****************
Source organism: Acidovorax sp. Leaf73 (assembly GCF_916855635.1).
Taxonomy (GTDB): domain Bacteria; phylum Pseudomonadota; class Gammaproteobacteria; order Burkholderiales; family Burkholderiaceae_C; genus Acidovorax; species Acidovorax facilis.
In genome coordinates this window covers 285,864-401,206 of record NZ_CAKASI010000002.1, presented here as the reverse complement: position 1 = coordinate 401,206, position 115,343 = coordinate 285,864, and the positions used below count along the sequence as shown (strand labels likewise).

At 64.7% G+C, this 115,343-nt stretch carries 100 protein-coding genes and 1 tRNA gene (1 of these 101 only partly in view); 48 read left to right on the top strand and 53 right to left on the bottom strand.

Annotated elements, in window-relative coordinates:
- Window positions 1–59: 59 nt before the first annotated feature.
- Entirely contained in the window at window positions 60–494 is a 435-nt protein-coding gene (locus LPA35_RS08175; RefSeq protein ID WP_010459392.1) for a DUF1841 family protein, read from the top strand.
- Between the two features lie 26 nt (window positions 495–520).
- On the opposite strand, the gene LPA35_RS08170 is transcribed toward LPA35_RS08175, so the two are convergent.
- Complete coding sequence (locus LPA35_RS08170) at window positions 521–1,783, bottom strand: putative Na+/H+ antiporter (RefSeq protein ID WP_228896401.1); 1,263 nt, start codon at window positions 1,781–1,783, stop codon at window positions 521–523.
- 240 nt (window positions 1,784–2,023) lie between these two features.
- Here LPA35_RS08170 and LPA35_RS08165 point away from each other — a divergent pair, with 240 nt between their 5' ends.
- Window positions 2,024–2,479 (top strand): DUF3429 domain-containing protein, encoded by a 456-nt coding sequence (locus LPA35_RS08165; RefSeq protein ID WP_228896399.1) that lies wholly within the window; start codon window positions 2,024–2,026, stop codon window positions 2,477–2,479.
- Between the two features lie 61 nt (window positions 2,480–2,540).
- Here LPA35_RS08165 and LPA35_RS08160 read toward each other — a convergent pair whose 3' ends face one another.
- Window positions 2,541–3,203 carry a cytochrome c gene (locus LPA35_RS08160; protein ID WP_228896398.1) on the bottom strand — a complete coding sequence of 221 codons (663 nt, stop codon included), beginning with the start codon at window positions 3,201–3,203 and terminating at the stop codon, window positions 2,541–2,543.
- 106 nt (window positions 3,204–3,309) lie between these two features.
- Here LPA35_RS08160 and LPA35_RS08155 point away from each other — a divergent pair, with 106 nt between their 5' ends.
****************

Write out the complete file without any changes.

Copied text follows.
Source organism: Acidovorax sp. Leaf73 (assembly GCF_916855635.1).
Taxonomy (GTDB): domain Bacteria; phylum Pseudomonadota; class Gammaproteobacteria; order Burkholderiales; family Burkholderiaceae_C; genus Acidovorax; species Acidovorax facilis.
In genome coordinates this window covers 285,864-401,206 of record NZ_CAKASI010000002.1, presented here as the reverse complement: position 1 = coordinate 401,206, position 115,343 = coordinate 285,864, and the positions used below count along the sequence as shown (strand labels likewise).

At 64.7% G+C, this 115,343-nt stretch carries 100 protein-coding genes and 1 tRNA gene (1 of these 101 only partly in view); 48 read left to right on the top strand and 53 right to left on the bottom strand.

Annotated elements, in window-relative coordinates:
- Window positions 1–59: 59 nt before the first annotated feature.
- Entirely contained in the window at window positions 60–494 is a 435-nt protein-coding gene (locus LPA35_RS08175; RefSeq protein ID WP_010459392.1) for a DUF1841 family protein, read from the top strand.
- Between the two features lie 26 nt (window positions 495–520).
- On the opposite strand, the gene LPA35_RS08170 is transcribed toward LPA35_RS08175, so the two are convergent.
- Complete coding sequence (locus LPA35_RS08170) at window positions 521–1,783, bottom strand: putative Na+/H+ antiporter (RefSeq protein ID WP_228896401.1); 1,263 nt, start codon at window positions 1,781–1,783, stop codon at window positions 521–523.
- 240 nt (window positions 1,784–2,023) lie between these two features.
- Here LPA35_RS08170 and LPA35_RS08165 point away from each other — a divergent pair, with 240 nt between their 5' ends.
- Window positions 2,024–2,479 (top strand): DUF3429 domain-containing protein, encoded by a 456-nt coding sequence (locus LPA35_RS08165; RefSeq protein ID WP_228896399.1) that lies wholly within the window; start codon window positions 2,024–2,026, stop codon window positions 2,477–2,479.
- Between the two features lie 61 nt (window positions 2,480–2,540).
- Here LPA35_RS08165 and LPA35_RS08160 read toward each other — a convergent pair whose 3' ends face one another.
- Window positions 2,541–3,203 carry a cytochrome c gene (locus LPA35_RS08160; protein ID WP_228896398.1) on the bottom strand — a complete coding sequence of 221 codons (663 nt, stop codon included), beginning with the start codon at window positions 3,201–3,203 and terminating at the stop codon, window positions 2,541–2,543.
- 106 nt (window positions 3,204–3,309) lie between these two features.
- Here LPA35_RS08160 and LPA35_RS08155 point away from each other — a divergent pair, with 106 nt between their 5' ends.